The essays in Romantic Frictions find in Romanticism what philosophical modernity has often found there: a disposition to recognize oppositions that cannot be squared or resolved precisely because they constitute the ongoing work of culture and writing. Such frictions are embedded in a shifting temporal moment whose inner complexity is similarly textured such that neither history nor philosophy assumes a master (and fictional) disguise. Both are instead crosscut and assembled in ways that sustain an inner friction that invites being read. Rather than reify the critical tendency, stubbornly at issue since the 1980s, to suppose that Romanticism belongs either to deconstructive philosophy or to new historicism, the essays in this volume understand romanticism as a cultural and literary terrain where these and other disciplinary affiliations exist together, not as easy companions but as productive antagonists. This volume is edited and introduced by Theresa M. Kelley, with essays by Ian Duncan, Mary A. Favret, Daniel O’Quinn, Matthew Rowlinson, Colin Jager, and Jacques Khalip.
Capitalizing on the conjunction of renewed scholarly interest in Thelwall and new archival finds, this collection of essays addresses the central question of the coherence and continuity of Thelwall’s diverse pursuits – literary, political, scientific, therapeutic, elocutionary, and journalistic – across the four decades of his career (c. 1790-1830), and provides new insight into Thelwall’s eclipse and persistence in the nineteenth century. The volume includes an introduction by Yasmin Solomonescu and essays by Nicholas Roe, Mary Fairclough, Molly Desjardins, Emily Stanback, Steve Poole, Angela Esterhammer, and Patty O’Boyle.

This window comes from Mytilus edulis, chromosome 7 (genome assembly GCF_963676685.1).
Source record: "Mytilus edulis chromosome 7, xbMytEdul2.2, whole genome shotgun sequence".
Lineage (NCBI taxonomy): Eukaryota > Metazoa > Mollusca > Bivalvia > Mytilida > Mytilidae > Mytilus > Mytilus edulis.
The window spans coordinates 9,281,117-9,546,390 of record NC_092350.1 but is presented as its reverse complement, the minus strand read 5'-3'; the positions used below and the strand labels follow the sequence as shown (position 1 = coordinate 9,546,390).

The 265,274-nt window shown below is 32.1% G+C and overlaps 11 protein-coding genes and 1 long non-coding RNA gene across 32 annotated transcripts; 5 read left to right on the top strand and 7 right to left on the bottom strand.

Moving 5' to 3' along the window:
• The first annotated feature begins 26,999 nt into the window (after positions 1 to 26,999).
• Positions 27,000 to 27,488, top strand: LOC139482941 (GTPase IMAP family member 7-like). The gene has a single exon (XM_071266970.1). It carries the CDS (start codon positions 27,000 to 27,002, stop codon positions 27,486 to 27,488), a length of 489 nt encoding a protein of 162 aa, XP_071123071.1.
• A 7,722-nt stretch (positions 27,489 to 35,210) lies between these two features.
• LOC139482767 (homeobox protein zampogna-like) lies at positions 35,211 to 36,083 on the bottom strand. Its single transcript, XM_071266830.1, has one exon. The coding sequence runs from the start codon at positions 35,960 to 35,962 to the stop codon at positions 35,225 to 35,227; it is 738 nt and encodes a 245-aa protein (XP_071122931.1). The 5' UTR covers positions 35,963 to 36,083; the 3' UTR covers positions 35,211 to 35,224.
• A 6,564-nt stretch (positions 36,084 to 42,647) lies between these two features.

The Praxis volume is the first in a three-part project entitled, John Thelwall: Recovery and Reassessments. The remaining two parts, edited by Judith Thompson, will be published in October and consist of two scholarly resources:
- The first, John Thelwall in Performance: The Fairy of the Lake, documents the first full production of a Thelwall play, his Arthurian romance The Fairy of the Lake. An introductory essay by Judith Thompson offers historical and literary context for complete footage of the play’s performance in Halifax in 2009, while a series of short video documentaries by Brooke Fifield explores the process of bringing this piece of radical Romantic theatre from dusty page to modern stage.
- The second, John Thelwall in Time and Text, combines a detailed chronology of Thelwall’s life with the fullest bibliography to date of his works, letters, and manuscripts, including archival locations and sources.
Together, these three components of John Thelwall: Recovery and Reassessments seek to advance Thelwall studies by reconnecting text, voice, and image in the dynamic way for which Thelwall himself was renowned.